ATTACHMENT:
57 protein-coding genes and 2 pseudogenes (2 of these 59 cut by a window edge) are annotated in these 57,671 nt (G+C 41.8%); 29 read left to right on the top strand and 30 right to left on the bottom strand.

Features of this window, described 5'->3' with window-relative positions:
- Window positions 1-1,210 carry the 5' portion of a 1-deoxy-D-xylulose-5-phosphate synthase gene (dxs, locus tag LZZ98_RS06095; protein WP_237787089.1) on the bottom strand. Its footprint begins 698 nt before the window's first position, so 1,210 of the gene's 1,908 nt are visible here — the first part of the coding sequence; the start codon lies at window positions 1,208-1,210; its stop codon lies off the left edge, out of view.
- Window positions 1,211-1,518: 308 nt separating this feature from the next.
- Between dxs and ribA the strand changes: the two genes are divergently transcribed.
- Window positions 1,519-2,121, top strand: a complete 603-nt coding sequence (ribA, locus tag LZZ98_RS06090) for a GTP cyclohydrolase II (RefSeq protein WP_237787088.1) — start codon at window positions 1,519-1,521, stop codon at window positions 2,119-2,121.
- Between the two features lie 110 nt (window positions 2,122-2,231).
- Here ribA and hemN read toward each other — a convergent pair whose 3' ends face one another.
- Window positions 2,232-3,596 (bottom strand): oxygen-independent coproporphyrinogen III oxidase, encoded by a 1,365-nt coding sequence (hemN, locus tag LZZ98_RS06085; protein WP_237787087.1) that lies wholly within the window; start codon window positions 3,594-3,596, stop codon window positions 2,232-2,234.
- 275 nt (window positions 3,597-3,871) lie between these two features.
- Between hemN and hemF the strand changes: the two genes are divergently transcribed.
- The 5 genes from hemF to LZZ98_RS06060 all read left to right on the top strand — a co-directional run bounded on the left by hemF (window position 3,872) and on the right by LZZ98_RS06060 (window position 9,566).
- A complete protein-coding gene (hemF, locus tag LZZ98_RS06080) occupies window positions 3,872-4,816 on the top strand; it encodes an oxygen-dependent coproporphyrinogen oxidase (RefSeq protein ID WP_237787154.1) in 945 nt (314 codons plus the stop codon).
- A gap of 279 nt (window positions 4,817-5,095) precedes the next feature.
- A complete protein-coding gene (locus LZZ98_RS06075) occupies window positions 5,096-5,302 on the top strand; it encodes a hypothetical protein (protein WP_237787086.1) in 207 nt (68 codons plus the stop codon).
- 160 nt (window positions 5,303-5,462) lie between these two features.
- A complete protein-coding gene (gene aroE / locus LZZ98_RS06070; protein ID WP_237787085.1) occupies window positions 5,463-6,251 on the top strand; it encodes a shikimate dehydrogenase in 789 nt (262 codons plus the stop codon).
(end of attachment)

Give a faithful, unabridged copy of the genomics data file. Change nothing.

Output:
57 protein-coding genes and 2 pseudogenes (2 of these 59 cut by a window edge) are annotated in these 57,671 nt (G+C 41.8%); 29 read left to right on the top strand and 30 right to left on the bottom strand.

Features of this window, described 5'->3' with window-relative positions:
- Window positions 1-1,210 carry the 5' portion of a 1-deoxy-D-xylulose-5-phosphate synthase gene (dxs, locus tag LZZ98_RS06095; protein WP_237787089.1) on the bottom strand. Its footprint begins 698 nt before the window's first position, so 1,210 of the gene's 1,908 nt are visible here — the first part of the coding sequence; the start codon lies at window positions 1,208-1,210; its stop codon lies off the left edge, out of view.
- Window positions 1,211-1,518: 308 nt separating this feature from the next.
- Between dxs and ribA the strand changes: the two genes are divergently transcribed.
- Window positions 1,519-2,121, top strand: a complete 603-nt coding sequence (ribA, locus tag LZZ98_RS06090) for a GTP cyclohydrolase II (RefSeq protein WP_237787088.1) — start codon at window positions 1,519-1,521, stop codon at window positions 2,119-2,121.
- Between the two features lie 110 nt (window positions 2,122-2,231).
- Here ribA and hemN read toward each other — a convergent pair whose 3' ends face one another.
- Window positions 2,232-3,596 (bottom strand): oxygen-independent coproporphyrinogen III oxidase, encoded by a 1,365-nt coding sequence (hemN, locus tag LZZ98_RS06085; protein WP_237787087.1) that lies wholly within the window; start codon window positions 3,594-3,596, stop codon window positions 2,232-2,234.
- 275 nt (window positions 3,597-3,871) lie between these two features.
- Between hemN and hemF the strand changes: the two genes are divergently transcribed.
- The 5 genes from hemF to LZZ98_RS06060 all read left to right on the top strand — a co-directional run bounded on the left by hemF (window position 3,872) and on the right by LZZ98_RS06060 (window position 9,566).
- A complete protein-coding gene (hemF, locus tag LZZ98_RS06080) occupies window positions 3,872-4,816 on the top strand; it encodes an oxygen-dependent coproporphyrinogen oxidase (RefSeq protein ID WP_237787154.1) in 945 nt (314 codons plus the stop codon).
- A gap of 279 nt (window positions 4,817-5,095) precedes the next feature.
- A complete protein-coding gene (locus LZZ98_RS06075) occupies window positions 5,096-5,302 on the top strand; it encodes a hypothetical protein (protein WP_237787086.1) in 207 nt (68 codons plus the stop codon).
- 160 nt (window positions 5,303-5,462) lie between these two features.
- A complete protein-coding gene (gene aroE / locus LZZ98_RS06070; protein ID WP_237787085.1) occupies window positions 5,463-6,251 on the top strand; it encodes a shikimate dehydrogenase in 789 nt (262 codons plus the stop codon).